Heroes 4.16: The Art of Deception

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Broadcast Date: 25 January 2010
Director: S.J. Clarkson
Writers: Mark Verheiden and Misha Green
Cast: Jack Coleman, Greg Grunberg, Robert Knepper, Ali Larter, James Kyson Lee, Oka Masi, Hayden Panettiere, Adrian Pasdar, Zachary Quinto, Sendhil Ramamurthy, Cristine Rose, and Milo Ventimiglia


© Copyright Universal Pictures

© Copyright Universal Pictures

Claire: “You have to take responsibility.”

Oh, I get where they’re going with this. Except for the first, every season of Heroes so far has suffered from all the characters making implausible decisions just so their arc could match the volume’s title. Compounding the problem in previous years was the fact the themes were never discussed, only followed. Yes, the third volume was called “Villains” and Peter was acting like a baddie for whatever reason, but what did that say about villainy in general?

“Volume Five: Redemption” is just as convoluted, but it’s got a message: making amends is more than just cleaning up the mess you’ve made. Last week’s episode explored through Hiro what constitutes true redemption. “The Art of Deception” is about the fake kind: the lies we tell others to gain back their respect (Samuel) and the ones we tell ourselves to alleviate our guilt (Sylar). It’s nice to know the writers had a plan this time round.

Samuel a.k.a. The Carnival Machiavelli

As the volume’s big bad, Samuel is designed to miss redemption by an inch every time. He knows regret but doesn’t care for consequences. In this chapter, rather than face the carnies’ distrust, he has Lydia killed and then frames Noah so they have someone else to despise. It’s a testament to the character that I couldn’t tell at first whether he’d orchestrated the whole thing or was being manipulated by his own zealot. Either way would’ve worked, but Samuel’s final confession to Lydia is a spectacular scene, both chilling and heartbreaking, not least because he seems genuinely sorry.

Having said that, or rather written it, this is a Heroes episode, which means some of the details don’t quite add up. First of all, if you’re going to frame Noah for raiding the carnival, you might want to avoid shooting his daughter during the attack. It sends mixed messages. Second, here you have an entire community filled with powerful super-beings, and they all start running like headless chickens at the sight of a single shooter? Wow. Just wow.

Matt a.k.a. The Psychic of Amontillado

Matt’s thread features two deceptions. The first consists of Sylar’s denial regarding the source of his evil. The notion that his powers could somehow be to blame is, of course, utter nonsense. Just look at his method for absolution: first, he toys with Janice; then he demands Matt put a mental block on his abilities; and when that doesn’t work, he threatens to kill the man’s family. I think it’s safe to assume there’s no redemption in store for Sylar.

The second deception totally caught me off guard. I didn’t think old Parkman had it in him. Convinced of it being the only way to keep Janice and Baby Parkman safe, Matt pretends to help Sylar long enough to trap his psyche into a perpetual nightmare and hide his immortal body behind a brick wall: “Welcome to hell!” Yeah, that sounds about right. It’s too bad Peter had to show up and ruin everything.

Peter a.k.a. The Dumbass

I’m being hard on Peter, who, of course, means well, though it’s hard to fathom what on earth he was thinking. The entire subplot consists of his mother warning him that visions can be deceptive, and then the reckless fool runs off to save Sylar (his brother’s murderer!) based on a few cryptic images. Incidentally, said cryptic images mostly show Zachary Quinto imitating Peter’s mannerisms (body switch!). Well, that and Emma being unhappy about something, but, you know, what else is new?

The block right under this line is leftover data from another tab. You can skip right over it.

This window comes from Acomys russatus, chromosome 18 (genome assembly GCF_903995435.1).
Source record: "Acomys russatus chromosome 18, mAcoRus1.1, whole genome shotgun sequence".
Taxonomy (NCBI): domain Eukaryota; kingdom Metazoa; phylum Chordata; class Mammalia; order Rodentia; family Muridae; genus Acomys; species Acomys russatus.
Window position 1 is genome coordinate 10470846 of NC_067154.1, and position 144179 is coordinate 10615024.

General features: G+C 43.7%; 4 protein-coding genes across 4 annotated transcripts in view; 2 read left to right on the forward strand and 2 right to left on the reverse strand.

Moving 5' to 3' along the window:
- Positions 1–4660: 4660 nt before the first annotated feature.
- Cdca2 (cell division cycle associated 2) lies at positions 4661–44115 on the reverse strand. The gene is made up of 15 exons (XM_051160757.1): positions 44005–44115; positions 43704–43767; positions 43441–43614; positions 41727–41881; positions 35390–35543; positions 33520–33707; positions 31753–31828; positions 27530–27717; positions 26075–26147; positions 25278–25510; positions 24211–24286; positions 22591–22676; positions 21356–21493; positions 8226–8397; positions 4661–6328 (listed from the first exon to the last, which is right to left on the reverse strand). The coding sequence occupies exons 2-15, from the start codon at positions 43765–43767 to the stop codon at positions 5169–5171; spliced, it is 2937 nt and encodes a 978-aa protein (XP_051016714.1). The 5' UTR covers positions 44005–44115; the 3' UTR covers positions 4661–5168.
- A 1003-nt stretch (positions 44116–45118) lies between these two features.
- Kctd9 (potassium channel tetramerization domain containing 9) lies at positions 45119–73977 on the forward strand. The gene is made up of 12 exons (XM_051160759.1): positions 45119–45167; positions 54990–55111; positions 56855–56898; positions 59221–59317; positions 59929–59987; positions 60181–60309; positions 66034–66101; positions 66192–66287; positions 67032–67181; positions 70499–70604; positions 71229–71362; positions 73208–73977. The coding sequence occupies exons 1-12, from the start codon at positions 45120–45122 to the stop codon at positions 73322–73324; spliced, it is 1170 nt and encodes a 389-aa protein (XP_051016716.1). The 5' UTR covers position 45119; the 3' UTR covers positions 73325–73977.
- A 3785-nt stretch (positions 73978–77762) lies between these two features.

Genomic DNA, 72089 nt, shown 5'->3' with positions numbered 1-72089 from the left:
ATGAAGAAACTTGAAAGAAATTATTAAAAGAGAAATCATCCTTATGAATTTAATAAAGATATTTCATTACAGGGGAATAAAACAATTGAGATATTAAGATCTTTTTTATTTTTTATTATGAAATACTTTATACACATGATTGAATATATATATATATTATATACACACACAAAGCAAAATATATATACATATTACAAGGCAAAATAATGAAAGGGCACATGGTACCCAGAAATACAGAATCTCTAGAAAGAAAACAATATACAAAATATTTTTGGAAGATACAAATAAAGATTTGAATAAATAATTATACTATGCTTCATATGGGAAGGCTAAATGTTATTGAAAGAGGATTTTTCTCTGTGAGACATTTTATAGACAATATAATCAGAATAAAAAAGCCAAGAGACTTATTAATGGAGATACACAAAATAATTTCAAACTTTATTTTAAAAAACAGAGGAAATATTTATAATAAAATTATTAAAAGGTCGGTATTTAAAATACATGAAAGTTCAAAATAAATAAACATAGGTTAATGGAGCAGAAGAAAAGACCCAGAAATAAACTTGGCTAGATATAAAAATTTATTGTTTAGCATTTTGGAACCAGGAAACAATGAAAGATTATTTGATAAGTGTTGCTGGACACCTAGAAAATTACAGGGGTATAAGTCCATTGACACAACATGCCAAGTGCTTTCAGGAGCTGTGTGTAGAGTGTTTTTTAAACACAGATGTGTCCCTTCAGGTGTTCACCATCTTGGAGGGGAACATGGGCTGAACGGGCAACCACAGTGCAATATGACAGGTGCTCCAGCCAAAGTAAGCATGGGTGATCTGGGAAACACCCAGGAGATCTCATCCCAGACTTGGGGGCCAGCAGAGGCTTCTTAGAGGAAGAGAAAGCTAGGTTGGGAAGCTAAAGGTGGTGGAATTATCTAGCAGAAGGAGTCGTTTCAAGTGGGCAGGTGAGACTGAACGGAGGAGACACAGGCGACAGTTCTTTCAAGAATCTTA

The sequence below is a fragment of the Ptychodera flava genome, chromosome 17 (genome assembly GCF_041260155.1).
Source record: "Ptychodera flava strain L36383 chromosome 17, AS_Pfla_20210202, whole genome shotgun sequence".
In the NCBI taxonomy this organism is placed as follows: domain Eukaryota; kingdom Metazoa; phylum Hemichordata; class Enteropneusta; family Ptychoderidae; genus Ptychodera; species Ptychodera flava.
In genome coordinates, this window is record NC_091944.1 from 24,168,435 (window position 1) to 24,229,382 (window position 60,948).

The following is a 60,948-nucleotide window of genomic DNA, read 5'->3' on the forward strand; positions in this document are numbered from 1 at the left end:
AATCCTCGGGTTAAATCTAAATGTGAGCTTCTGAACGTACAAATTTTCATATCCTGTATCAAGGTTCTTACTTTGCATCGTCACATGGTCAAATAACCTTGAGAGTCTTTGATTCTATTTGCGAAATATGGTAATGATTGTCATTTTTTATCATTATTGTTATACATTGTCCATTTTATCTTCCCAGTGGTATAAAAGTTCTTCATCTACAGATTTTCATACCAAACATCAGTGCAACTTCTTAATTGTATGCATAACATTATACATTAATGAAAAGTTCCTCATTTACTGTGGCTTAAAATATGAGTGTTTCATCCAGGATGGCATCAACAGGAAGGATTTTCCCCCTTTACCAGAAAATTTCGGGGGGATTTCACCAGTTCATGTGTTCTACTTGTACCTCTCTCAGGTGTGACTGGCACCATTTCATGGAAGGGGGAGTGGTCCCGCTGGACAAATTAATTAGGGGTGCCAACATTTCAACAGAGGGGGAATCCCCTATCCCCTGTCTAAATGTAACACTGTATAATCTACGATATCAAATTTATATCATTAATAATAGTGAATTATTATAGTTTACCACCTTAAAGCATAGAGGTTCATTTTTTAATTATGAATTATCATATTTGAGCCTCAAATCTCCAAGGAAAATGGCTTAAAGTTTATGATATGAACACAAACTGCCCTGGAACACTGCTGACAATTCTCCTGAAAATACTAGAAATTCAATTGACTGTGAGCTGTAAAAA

© Copyright Universal Pictures

© Copyright Universal Pictures

Bits and Pieces

I’m not done listing the inconsistencies in Samuel’s plot thread:

  • Noah needs to stop drinking on the job. Some maniac is shooting carnies left and right, including his own target and, come to think of it, his daughter. Two scenes and a commercial break later, he turns around and thinks, “Hey, did I hear gunshots?”
  • Where’s Lydia’s daughter? I can’t imagine her wanting to be anywhere but at her mother’s side at a time like this.
  • This one’s not an inconsistency so much as some random thing that amuses me to no end, but the scene in which Stacy answers the phone has such a soap opera feel to it, by which I mean you can tell Ali Larter is holding for editing. Her eyes keep shifting, trying to find some emotion to convey.

Quotes

Matt: “Are you back inside my head?”
Sylar: “That’s so two months ago.”
And now you know the writers’ approach to continuity.

Noah: “I can handle this. You don’t have to worry about me.”
Lauren: “That’s not an option anymore.”
Hmm. That was fast.

Samuel: “I’m so sorry. I needed a villain, someone worse than me. You gave that to them. Thank you.”

Janice: “Forget what he wants. I’ve worked with monsters like this. He’s broken inside, Matt.”
I hope she isn’t referring to Pressman, her married gay boss in denial, because that wouldn’t be very PC. In all seriousness, this is more evidence we’re not going to get Cuddly Sylar after all. Woohoo!

There’s an awful lot of goofiness, but it’s the most interesting Heroes has been in years.

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Category: Heroes, Verdict: 3.5 | Tags:

          
Editor in Chief / Movie Critic: When he started this site, Dimitri never thought he'd be writing blurbs about himself in the third person. In his other life, he works as a writer, translator, and editor for various publications in print and online. His motto is, "Have pen, will travel."